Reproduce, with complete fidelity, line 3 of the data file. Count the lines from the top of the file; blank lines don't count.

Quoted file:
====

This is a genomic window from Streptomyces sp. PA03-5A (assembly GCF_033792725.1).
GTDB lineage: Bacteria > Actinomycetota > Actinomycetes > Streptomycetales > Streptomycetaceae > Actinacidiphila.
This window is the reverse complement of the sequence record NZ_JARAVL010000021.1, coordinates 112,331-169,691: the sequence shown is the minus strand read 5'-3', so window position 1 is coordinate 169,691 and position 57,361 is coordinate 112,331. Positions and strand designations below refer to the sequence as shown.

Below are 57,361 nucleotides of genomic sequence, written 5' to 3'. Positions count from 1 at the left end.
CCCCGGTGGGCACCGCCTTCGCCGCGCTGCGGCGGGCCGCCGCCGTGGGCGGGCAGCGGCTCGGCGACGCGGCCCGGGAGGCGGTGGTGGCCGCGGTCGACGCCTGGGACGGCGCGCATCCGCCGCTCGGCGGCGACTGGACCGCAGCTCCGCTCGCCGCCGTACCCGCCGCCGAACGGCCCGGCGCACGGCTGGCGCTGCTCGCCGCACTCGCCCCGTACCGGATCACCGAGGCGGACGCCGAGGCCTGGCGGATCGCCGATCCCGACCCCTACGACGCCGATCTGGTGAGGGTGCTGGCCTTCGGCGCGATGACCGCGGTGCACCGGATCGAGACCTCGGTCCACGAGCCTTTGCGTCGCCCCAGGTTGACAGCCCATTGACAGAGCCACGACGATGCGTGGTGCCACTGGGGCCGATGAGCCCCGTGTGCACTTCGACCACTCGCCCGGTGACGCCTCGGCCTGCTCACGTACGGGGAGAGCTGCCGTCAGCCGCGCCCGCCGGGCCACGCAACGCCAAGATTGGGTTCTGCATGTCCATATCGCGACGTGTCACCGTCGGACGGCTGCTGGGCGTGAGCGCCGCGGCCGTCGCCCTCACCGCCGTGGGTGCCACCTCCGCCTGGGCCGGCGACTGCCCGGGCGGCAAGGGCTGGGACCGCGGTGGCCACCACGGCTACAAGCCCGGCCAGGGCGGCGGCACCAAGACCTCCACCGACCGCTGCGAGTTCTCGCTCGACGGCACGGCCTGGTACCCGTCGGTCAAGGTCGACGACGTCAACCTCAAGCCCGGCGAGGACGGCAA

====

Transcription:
This window is the reverse complement of the sequence record NZ_JARAVL010000021.1, coordinates 112,331-169,691: the sequence shown is the minus strand read 5'-3', so window position 1 is coordinate 169,691 and position 57,361 is coordinate 112,331. Positions and strand designations below refer to the sequence as shown.